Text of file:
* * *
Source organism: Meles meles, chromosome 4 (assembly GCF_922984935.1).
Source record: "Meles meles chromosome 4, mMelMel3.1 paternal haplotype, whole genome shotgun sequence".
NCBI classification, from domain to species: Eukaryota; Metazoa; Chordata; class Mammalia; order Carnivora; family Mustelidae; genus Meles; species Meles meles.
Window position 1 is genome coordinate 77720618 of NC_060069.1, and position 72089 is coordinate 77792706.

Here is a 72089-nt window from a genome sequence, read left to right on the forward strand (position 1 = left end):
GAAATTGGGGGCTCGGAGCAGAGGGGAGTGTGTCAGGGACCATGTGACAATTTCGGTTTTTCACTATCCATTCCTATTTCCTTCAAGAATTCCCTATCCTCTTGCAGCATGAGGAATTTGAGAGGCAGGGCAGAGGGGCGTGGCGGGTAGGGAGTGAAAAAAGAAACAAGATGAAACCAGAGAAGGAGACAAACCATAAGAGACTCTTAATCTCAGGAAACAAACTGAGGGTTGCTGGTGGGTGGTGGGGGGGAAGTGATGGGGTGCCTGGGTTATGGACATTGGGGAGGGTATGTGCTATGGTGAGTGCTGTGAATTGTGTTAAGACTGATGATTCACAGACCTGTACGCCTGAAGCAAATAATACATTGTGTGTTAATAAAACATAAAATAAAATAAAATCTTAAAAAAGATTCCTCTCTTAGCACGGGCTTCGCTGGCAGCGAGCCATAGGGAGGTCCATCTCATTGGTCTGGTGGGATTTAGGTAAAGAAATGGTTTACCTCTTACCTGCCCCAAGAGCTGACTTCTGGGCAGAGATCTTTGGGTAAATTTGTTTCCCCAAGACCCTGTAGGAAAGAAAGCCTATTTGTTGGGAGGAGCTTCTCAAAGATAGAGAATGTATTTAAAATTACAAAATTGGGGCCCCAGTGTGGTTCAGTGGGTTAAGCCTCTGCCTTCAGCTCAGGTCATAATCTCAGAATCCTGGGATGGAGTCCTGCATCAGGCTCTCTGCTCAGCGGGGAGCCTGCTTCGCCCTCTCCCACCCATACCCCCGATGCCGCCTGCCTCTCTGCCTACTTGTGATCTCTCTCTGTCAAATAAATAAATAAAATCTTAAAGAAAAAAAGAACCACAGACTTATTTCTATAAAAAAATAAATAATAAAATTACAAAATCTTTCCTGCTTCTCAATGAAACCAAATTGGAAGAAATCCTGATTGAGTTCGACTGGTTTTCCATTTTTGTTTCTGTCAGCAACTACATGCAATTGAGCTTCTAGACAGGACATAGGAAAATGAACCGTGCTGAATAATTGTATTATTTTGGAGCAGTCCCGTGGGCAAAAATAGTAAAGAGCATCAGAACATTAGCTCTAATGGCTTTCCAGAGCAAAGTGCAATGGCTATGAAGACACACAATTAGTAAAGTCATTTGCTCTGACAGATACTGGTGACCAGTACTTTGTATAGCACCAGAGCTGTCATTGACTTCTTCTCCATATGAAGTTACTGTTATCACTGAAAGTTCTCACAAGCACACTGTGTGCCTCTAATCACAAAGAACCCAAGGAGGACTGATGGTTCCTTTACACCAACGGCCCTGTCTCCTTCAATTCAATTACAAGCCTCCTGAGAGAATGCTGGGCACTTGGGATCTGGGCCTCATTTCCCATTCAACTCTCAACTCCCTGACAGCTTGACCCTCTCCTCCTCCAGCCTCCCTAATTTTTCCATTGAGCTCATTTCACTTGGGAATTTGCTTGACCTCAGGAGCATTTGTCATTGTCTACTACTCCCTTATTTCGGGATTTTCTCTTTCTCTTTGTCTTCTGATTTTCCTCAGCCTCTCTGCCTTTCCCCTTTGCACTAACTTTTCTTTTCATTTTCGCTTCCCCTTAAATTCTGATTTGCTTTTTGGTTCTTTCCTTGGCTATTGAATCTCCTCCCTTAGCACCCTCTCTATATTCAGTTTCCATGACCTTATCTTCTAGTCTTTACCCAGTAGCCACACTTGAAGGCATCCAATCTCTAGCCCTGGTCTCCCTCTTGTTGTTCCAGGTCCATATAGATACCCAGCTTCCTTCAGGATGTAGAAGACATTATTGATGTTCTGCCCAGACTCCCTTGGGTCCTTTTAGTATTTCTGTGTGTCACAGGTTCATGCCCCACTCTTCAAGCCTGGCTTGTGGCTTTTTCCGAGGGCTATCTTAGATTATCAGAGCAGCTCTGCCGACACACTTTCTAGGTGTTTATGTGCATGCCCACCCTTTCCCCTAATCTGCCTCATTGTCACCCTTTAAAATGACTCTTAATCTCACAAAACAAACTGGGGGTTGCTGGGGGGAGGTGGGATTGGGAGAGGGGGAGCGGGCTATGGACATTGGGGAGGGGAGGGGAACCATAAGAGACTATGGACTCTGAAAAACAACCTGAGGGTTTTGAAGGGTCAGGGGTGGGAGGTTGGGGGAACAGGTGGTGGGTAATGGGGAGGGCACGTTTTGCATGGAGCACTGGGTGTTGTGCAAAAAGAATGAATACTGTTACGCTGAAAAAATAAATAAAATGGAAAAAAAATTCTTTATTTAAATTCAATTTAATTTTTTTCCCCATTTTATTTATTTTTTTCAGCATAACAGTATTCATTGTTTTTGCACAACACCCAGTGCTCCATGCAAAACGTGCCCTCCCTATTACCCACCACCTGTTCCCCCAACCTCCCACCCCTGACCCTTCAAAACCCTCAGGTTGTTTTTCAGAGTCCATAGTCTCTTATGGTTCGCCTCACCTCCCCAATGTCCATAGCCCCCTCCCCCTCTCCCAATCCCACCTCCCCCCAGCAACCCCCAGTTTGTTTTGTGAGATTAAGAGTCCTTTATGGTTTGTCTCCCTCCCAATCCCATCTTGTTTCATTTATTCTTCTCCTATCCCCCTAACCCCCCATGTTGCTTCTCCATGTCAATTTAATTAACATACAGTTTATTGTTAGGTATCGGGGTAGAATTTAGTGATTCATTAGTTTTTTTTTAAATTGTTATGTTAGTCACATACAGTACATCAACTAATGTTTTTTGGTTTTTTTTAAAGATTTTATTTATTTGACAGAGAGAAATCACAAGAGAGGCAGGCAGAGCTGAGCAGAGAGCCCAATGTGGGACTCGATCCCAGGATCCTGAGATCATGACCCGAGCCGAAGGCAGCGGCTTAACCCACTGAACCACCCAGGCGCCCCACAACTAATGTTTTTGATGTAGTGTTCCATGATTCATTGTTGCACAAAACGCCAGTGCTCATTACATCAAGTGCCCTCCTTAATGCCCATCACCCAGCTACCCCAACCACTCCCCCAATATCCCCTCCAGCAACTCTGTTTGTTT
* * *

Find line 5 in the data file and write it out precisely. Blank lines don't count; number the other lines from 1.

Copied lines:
Here is a 72089-nt window from a genome sequence, read left to right on the forward strand (position 1 = left end):